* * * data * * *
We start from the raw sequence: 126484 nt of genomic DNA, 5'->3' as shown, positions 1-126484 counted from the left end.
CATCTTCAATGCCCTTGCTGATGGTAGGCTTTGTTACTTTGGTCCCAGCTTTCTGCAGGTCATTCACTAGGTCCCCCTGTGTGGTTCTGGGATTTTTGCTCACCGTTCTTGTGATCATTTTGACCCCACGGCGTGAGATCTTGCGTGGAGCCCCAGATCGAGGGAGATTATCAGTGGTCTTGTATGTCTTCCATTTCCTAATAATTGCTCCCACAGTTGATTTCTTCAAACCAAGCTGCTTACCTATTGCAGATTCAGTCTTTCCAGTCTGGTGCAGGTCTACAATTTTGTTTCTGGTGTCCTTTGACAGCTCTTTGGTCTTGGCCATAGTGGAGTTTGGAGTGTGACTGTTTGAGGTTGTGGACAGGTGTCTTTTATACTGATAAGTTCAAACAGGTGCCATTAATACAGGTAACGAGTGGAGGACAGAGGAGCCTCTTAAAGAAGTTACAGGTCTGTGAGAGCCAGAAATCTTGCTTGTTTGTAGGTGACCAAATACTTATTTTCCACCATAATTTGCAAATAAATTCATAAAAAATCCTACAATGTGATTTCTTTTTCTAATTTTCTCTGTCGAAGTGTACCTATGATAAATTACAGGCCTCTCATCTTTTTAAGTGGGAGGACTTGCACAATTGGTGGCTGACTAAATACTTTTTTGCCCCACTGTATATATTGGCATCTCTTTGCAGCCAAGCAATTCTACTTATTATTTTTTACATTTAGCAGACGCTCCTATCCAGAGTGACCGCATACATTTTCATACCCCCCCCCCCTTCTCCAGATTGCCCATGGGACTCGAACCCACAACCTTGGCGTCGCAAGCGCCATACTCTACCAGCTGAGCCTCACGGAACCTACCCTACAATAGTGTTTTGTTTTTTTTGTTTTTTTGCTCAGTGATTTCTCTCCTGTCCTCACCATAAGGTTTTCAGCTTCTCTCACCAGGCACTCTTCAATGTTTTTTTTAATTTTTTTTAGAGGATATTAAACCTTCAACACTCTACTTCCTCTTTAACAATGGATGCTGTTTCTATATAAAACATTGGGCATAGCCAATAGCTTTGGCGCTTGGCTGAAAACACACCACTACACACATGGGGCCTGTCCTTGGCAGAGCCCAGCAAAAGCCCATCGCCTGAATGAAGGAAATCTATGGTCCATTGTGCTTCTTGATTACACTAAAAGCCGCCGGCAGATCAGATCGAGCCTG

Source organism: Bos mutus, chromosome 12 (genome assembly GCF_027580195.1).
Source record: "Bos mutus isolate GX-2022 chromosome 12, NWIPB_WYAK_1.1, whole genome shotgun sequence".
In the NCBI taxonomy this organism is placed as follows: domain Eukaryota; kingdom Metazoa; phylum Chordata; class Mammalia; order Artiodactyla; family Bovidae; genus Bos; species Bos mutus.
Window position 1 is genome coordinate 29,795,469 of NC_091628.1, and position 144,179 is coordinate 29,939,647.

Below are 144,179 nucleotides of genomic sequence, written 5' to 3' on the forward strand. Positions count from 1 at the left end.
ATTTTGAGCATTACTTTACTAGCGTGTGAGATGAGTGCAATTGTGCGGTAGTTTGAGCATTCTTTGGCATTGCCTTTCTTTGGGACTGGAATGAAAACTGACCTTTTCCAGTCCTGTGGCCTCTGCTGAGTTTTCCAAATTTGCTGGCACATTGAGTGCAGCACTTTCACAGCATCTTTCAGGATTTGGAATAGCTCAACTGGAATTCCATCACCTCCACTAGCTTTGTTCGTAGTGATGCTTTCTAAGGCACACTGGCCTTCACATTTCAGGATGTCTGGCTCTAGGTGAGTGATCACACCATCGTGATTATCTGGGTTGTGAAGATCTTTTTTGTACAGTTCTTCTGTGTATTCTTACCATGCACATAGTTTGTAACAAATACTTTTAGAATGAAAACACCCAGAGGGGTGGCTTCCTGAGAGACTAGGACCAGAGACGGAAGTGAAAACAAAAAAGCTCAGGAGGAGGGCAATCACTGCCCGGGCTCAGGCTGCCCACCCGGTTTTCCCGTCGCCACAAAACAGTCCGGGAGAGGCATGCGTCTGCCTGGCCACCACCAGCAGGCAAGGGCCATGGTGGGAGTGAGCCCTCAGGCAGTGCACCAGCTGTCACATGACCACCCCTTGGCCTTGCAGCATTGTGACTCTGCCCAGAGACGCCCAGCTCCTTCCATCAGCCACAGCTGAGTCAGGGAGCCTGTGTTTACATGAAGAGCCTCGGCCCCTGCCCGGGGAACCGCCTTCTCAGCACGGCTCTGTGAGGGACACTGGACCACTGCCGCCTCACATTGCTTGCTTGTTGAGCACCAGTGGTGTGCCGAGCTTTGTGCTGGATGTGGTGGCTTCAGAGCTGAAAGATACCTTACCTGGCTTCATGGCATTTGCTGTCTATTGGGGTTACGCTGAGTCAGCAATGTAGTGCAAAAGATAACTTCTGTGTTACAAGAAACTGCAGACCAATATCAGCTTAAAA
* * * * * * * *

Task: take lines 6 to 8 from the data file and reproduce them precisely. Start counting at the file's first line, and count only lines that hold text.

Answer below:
Window position 1 is genome coordinate 29,795,469 of NC_091628.1, and position 144,179 is coordinate 29,939,647.

Below are 144,179 nucleotides of genomic sequence, written 5' to 3' on the forward strand. Positions count from 1 at the left end.
ATTTTGAGCATTACTTTACTAGCGTGTGAGATGAGTGCAATTGTGCGGTAGTTTGAGCATTCTTTGGCATTGCCTTTCTTTGGGACTGGAATGAAAACTGACCTTTTCCAGTCCTGTGGCCTCTGCTGAGTTTTCCAAATTTGCTGGCACATTGAGTGCAGCACTTTCACAGCATCTTTCAGGATTTGGAATAGCTCAACTGGAATTCCATCACCTCCACTAGCTTTGTTCGTAGTGATGCTTTCTAAGGCACACTGGCCTTCACATTTCAGGATGTCTGGCTCTAGGTGAGTGATCACACCATCGTGATTATCTGGGTTGTGAAGATCTTTTTTGTACAGTTCTTCTGTGTATTCTTACCATGCACATAGTTTGTAACAAATACTTTTAGAATGAAAACACCCAGAGGGGTGGCTTCCTGAGAGACTAGGACCAGAGACGGAAGTGAAAACAAAAAAGCTCAGGAGGAGGGCAATCACTGCCCGGGCTCAGGCTGCCCACCCGGTTTTCCCGTCGCCACAAAACAGTCCGGGAGAGGCATGCGTCTGCCTGGCCACCACCAGCAGGCAAGGGCCATGGTGGGAGTGAGCCCTCAGGCAGTGCACCAGCTGTCACATGACCACCCCTTGGCCTTGCAGCATTGTGACTCTGCCCAGAGACGCCCAGCTCCTTCCATCAGCCACAGCTGAGTCAGGGAGCCTGTGTTTACATGAAGAGCCTCGGCCCCTGCCCGGGGAACCGCCTTCTCAGCACGGCTCTGTGAGGGACACTGGACCACTGCCGCCTCACATTGCTTGCTTGTTGAGCACCAGTGGTGTGCCGAGCTTTGTGCTGGATGTGGTGGCTTCAGAGCTGAAAGATACCTTACCTGGCTTCATGGCATTTGCTGTCTATTGGGGTTACGCTGAGTCAGCAATGTAGTGCAAAAGATAACTTCTGTGTTACAAGAAACTGCAGACCAATATCAGCTTAAAA